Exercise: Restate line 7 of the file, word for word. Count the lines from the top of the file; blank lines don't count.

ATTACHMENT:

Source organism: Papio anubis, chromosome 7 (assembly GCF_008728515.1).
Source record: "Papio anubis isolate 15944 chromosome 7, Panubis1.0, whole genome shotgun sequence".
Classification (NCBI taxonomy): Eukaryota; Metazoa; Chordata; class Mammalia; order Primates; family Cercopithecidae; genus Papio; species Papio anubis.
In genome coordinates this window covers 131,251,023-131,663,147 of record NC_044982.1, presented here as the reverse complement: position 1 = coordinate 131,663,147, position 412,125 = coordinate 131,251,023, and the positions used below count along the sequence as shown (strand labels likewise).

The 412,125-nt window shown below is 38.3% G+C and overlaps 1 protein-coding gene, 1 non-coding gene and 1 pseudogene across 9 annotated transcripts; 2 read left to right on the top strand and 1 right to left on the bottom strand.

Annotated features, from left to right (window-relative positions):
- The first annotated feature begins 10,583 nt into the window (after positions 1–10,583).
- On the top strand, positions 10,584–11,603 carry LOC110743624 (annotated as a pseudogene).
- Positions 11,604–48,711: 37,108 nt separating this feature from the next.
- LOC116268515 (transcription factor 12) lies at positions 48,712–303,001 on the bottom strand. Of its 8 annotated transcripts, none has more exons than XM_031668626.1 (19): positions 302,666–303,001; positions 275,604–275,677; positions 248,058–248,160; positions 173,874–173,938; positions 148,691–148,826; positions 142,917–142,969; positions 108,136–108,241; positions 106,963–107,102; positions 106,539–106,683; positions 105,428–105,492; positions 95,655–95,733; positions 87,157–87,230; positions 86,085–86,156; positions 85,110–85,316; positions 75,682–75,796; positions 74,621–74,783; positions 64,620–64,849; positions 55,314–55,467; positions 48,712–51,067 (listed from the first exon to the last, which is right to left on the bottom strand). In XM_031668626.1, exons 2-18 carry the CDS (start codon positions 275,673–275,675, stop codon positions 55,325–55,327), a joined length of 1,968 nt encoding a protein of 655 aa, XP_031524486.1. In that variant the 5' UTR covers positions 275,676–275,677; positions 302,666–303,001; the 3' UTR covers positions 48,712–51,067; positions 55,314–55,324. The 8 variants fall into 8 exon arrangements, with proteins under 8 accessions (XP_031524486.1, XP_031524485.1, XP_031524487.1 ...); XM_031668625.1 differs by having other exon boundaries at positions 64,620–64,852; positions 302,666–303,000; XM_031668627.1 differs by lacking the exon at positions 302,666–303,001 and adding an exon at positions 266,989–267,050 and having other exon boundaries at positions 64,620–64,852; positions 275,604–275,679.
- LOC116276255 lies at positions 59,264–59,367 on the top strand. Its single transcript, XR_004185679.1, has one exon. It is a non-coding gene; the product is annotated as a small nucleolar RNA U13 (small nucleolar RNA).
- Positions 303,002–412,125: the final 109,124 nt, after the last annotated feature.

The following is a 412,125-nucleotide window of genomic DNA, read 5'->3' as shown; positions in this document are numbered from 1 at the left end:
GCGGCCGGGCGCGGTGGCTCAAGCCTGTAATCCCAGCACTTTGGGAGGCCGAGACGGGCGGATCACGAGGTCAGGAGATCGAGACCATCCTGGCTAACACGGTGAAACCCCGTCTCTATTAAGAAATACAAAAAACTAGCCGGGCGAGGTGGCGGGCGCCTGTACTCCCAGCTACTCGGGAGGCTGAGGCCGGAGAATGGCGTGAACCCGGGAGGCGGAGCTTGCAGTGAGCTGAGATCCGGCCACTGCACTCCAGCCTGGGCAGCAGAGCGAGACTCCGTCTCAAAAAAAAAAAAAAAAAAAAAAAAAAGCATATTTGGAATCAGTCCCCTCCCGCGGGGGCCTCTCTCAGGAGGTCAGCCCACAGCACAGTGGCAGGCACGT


- The first annotated feature begins 10,583 nt into the window (after positions 1–10,583).